Microvascular free tissue transfers, also known as free flaps, are the highly skilled technique where tissue (bone, muscle, fascia, fat and/or skin) is taken from one area of the body and transplanted to reconstruct a different area. This requires a microvascular connection of the artery and vein in the transplanted tissue to the new site to provide a blood supply to the transplanted tissue. Free flaps are used to restore appearance and function, most commonly after removal of large head and neck cancers. Our goal is to provide a reconstruction that allows you to return to optimal functioning and restore a high quality of life.
For major facial reconstruction due to extensive head and neck cancers, this usually involves a team approach where the cancer removal is very involved and typically performed by our partners in head and neck oncologic surgery, with the facial plastic and reconstructive surgeon performing the reconstruction. In these cases there is usually not enough neighboring tissue once the cancer defect is removed to perform an adequate reconstruction and additional tissue must be transplanted from a distant part of the body by a free flap. It can be used to replace missing skin on the face/scalp as well as internal areas such as the cheek lining, throat, or even the jaw. A free flap procedure involves removing the required tissue (skin, muscle, fascia and/or bone) from a distant body site like the arm, leg, or back. The tissue is then transferred along with its artery and vein and transplanted into the new site using a microscopic connection to an artery and vein in the neck; this provides a nourishing blood supply and life to the transplanted tissue. This technique is complex and requires specialized training but is an excellent way to repair large cancer defects that could not be repaired by other methods. This type of reconstruction has an excellent success rate of 90 to 95% for most patients.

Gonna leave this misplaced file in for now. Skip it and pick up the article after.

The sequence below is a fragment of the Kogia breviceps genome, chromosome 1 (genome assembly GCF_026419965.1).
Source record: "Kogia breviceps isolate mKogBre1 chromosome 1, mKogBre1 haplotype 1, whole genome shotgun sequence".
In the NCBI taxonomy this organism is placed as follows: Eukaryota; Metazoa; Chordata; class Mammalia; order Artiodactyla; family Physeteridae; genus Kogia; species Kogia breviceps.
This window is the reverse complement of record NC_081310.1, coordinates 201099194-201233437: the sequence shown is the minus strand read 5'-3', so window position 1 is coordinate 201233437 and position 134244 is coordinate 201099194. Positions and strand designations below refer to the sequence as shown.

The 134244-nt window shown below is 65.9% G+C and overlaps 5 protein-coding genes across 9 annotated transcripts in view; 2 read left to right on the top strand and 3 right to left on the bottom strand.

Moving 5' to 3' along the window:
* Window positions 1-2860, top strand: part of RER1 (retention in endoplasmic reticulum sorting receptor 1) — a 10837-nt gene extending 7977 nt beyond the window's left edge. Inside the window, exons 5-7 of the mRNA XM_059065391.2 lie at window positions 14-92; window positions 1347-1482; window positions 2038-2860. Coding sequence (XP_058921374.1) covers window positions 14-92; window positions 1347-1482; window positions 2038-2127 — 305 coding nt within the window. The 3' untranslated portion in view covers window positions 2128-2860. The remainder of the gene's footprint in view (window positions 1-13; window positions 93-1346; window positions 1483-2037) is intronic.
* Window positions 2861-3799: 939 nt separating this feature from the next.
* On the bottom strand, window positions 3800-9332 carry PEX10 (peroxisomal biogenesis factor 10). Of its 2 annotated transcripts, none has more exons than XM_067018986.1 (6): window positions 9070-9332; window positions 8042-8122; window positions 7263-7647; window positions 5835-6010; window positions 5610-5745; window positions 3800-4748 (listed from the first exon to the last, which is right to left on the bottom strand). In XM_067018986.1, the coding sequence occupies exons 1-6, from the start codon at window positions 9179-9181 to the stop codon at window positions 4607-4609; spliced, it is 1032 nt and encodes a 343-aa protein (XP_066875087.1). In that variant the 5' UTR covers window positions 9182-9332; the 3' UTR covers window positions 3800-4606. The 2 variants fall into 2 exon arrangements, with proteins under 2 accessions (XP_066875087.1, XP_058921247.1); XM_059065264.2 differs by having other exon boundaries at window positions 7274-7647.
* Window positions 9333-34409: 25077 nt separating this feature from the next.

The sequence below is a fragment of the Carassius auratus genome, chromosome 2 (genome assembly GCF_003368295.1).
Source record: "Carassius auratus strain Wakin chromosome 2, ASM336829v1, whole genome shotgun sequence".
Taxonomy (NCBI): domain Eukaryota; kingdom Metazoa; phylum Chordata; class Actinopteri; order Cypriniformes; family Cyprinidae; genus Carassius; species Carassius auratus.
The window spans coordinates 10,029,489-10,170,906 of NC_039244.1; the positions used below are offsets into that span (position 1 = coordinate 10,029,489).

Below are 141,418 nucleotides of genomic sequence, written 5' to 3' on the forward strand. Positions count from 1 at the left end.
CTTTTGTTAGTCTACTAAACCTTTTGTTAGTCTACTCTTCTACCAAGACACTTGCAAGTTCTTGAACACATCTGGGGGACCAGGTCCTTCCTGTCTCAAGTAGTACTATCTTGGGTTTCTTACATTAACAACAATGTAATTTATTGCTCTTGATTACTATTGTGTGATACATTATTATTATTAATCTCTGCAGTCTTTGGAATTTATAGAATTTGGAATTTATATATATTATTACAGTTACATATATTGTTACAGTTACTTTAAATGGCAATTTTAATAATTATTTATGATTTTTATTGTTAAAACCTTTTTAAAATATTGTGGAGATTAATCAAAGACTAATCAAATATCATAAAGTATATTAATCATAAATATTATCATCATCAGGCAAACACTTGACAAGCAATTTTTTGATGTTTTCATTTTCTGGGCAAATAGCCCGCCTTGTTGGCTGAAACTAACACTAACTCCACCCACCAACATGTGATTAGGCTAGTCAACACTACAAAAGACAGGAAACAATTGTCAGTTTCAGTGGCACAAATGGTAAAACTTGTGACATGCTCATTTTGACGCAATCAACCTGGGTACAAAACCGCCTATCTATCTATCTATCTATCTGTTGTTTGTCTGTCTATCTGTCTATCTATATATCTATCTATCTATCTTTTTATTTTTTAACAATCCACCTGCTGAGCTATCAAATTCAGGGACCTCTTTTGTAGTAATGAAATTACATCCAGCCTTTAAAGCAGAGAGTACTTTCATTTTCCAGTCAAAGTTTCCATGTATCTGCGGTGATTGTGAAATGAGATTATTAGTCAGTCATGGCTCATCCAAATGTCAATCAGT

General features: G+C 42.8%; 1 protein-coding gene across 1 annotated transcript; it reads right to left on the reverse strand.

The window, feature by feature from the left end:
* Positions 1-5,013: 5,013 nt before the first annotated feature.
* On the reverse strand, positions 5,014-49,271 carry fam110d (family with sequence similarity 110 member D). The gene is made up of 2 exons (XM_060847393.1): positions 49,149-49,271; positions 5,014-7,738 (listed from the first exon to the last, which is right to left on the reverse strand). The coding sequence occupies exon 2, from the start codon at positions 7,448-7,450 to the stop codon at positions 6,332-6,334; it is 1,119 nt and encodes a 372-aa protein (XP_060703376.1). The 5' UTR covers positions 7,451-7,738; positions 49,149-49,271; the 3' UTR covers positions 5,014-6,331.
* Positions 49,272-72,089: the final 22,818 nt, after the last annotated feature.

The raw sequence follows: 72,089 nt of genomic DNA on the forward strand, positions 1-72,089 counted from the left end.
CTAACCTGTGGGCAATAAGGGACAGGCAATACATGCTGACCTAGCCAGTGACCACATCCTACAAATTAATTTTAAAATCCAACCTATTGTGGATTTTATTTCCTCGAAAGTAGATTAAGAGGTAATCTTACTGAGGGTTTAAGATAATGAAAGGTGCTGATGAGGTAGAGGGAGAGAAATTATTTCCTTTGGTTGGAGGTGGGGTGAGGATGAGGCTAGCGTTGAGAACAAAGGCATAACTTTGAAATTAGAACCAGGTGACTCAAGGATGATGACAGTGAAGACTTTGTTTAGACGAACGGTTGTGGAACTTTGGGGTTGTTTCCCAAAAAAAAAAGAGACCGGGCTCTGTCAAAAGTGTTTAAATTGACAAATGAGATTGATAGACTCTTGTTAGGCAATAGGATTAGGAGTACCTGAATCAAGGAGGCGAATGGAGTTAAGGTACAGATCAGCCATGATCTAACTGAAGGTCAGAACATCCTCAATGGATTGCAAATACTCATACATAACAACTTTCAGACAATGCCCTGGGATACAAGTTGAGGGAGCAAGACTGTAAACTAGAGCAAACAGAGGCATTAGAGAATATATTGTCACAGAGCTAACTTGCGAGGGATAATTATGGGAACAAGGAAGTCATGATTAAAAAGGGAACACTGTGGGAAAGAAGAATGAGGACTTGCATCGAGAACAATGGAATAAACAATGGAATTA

This is a complicated procedure and does require a stay in the hospital. This usually includes a short stay in the intensive care unit (ICU) followed by several days in our post-surgical unit. Throughout your hospitalization we will be very carefully monitoring the blood flow to the transplanted tissue. During your stay many different caregivers will be involved in your recovery such as speech and swallowing therapists, physical therapists, and respiratory therapists. Depending on the area reconstructed you may need a feeding tube to maintain intake of calories while you are healing, or a tracheostomy to ensure safe breathing.
These flaps move tissue from adjacent areas to the head and neck and bring along with them their blood supply as a "pedicle." This does not require the surgeon to create a new connection of blood vessels for the tissue to live as the tissue maintains its original blood source. Options for this type of flap may include the pectoralis major, supraclavicular, trapezius, or latissimus (chest and back region). These flaps are often use with patients who have undergone previous extensive surgery in the area that limits the availability of blood vessels that would be needed for a free flap.